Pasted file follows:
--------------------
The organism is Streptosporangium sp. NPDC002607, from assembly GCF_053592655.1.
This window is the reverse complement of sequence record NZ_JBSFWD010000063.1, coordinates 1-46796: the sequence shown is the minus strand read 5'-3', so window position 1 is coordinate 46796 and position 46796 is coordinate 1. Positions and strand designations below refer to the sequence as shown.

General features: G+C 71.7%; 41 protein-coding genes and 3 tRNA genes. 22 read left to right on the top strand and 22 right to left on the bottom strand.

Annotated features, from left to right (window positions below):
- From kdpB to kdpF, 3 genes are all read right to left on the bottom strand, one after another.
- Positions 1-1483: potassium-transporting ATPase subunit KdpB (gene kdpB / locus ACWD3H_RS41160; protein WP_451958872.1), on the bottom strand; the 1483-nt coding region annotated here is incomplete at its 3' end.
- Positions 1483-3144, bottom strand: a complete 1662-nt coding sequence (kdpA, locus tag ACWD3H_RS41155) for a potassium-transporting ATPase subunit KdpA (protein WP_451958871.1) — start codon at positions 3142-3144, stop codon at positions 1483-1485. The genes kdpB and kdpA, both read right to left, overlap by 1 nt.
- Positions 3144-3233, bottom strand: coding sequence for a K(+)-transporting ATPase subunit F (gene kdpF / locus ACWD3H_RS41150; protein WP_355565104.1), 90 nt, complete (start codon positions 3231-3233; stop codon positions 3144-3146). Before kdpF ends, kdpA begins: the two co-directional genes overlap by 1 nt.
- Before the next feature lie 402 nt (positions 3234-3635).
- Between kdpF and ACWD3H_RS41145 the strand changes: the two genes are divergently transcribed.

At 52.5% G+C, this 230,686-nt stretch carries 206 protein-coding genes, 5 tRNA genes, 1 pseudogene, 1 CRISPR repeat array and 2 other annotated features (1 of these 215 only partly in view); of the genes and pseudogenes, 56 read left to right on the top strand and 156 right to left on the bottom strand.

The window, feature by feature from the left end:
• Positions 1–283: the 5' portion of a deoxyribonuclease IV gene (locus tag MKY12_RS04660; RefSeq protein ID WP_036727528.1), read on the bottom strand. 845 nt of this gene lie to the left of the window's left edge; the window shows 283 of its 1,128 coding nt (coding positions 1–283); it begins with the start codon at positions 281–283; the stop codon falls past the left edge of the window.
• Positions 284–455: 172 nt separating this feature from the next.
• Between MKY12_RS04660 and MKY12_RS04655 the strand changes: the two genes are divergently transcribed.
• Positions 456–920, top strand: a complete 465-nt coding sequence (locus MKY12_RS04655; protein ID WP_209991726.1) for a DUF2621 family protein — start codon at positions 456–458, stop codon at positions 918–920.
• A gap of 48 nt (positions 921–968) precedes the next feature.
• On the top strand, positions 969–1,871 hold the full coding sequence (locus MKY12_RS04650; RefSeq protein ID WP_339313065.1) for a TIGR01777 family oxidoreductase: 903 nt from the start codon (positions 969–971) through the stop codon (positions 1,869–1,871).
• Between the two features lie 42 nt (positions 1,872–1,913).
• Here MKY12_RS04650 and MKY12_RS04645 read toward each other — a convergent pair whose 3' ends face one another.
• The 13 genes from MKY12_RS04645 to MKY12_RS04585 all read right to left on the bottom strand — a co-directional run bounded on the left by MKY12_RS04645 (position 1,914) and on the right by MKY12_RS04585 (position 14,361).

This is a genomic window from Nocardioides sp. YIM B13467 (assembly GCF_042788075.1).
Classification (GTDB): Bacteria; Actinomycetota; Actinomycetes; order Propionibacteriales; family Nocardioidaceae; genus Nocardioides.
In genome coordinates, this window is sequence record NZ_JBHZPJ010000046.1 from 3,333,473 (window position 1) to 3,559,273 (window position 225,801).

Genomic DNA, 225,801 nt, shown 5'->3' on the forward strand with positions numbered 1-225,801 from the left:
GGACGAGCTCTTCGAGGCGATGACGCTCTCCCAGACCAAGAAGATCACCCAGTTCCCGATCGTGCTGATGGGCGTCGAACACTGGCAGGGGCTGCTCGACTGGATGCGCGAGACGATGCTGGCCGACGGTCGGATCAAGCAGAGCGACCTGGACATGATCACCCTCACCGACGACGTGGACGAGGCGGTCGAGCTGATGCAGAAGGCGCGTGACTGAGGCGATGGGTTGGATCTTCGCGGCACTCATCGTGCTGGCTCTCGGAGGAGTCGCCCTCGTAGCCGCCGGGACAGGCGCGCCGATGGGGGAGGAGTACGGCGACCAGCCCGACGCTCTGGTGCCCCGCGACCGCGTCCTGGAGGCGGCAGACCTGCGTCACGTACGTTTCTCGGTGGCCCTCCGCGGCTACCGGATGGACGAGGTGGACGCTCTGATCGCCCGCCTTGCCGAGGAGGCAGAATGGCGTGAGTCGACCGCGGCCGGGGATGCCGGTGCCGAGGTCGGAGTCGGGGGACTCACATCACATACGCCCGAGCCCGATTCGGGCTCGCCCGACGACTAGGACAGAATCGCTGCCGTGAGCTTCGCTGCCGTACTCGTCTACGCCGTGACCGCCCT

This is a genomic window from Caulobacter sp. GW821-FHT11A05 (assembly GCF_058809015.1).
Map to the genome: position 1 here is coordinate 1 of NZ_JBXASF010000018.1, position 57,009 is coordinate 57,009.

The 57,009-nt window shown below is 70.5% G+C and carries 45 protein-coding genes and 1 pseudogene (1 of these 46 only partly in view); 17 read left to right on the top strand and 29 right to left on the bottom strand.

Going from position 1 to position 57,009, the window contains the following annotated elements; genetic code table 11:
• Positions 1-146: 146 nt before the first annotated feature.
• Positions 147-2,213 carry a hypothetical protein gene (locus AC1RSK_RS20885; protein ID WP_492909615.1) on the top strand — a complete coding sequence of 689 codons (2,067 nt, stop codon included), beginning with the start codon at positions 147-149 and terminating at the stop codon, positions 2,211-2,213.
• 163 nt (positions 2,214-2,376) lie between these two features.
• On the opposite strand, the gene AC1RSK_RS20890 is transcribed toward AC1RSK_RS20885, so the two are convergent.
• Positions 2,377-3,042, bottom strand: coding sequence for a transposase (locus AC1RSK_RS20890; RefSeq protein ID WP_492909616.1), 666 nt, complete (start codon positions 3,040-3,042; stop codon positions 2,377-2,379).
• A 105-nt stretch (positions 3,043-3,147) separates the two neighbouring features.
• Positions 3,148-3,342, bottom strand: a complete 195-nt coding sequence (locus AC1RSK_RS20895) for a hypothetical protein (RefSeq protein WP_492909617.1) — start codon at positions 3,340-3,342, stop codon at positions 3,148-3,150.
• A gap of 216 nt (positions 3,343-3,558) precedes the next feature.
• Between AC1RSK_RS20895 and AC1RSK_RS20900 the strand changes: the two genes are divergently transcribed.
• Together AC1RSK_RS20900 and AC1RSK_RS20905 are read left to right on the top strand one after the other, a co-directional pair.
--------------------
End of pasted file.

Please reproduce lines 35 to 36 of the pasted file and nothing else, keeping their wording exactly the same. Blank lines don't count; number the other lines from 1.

• Positions 2,377-3,042, bottom strand: coding sequence for a transposase (locus AC1RSK_RS20890; RefSeq protein ID WP_492909616.1), 666 nt, complete (start codon positions 3,040-3,042; stop codon positions 2,377-2,379).
• A 105-nt stretch (positions 3,043-3,147) separates the two neighbouring features.